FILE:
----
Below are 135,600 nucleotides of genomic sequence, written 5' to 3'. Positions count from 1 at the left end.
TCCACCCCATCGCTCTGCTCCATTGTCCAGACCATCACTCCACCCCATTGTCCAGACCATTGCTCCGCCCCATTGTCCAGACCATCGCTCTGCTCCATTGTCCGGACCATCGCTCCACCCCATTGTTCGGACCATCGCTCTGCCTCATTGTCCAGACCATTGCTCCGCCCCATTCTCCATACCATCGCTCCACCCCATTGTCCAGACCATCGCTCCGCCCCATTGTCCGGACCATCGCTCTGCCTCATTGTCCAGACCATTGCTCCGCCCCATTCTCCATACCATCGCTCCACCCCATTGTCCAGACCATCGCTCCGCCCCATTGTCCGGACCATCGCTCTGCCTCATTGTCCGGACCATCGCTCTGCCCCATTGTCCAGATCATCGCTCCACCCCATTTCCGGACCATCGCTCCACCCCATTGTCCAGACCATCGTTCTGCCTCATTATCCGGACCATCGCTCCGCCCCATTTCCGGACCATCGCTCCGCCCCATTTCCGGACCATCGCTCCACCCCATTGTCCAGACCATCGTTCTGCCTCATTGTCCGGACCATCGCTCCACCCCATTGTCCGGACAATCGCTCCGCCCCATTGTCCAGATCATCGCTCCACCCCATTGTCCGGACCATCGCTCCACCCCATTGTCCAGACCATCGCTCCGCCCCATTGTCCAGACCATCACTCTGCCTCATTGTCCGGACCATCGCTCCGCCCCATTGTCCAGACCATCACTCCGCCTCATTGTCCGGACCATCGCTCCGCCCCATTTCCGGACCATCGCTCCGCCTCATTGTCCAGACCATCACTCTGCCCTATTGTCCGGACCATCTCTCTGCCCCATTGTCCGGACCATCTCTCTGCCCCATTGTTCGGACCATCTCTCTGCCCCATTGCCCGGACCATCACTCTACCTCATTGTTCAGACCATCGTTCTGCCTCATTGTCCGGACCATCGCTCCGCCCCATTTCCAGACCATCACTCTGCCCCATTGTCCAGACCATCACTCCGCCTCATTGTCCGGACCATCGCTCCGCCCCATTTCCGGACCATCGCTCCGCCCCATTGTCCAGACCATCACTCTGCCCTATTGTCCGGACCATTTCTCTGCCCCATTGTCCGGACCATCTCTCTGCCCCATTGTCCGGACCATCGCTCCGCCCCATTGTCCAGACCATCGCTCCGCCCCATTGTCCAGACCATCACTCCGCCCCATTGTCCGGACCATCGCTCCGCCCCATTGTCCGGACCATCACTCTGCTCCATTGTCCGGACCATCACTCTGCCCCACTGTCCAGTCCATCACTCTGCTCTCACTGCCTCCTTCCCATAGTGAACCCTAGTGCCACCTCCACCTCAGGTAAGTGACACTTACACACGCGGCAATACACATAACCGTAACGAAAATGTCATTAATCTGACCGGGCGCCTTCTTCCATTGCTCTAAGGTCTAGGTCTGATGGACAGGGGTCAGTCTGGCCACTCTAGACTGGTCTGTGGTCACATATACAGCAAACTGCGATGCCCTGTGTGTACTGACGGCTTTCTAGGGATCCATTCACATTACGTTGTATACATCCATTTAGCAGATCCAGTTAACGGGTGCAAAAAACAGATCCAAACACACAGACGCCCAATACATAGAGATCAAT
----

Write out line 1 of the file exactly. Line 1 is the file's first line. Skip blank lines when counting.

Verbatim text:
Below are 135,600 nucleotides of genomic sequence, written 5' to 3'. Positions count from 1 at the left end.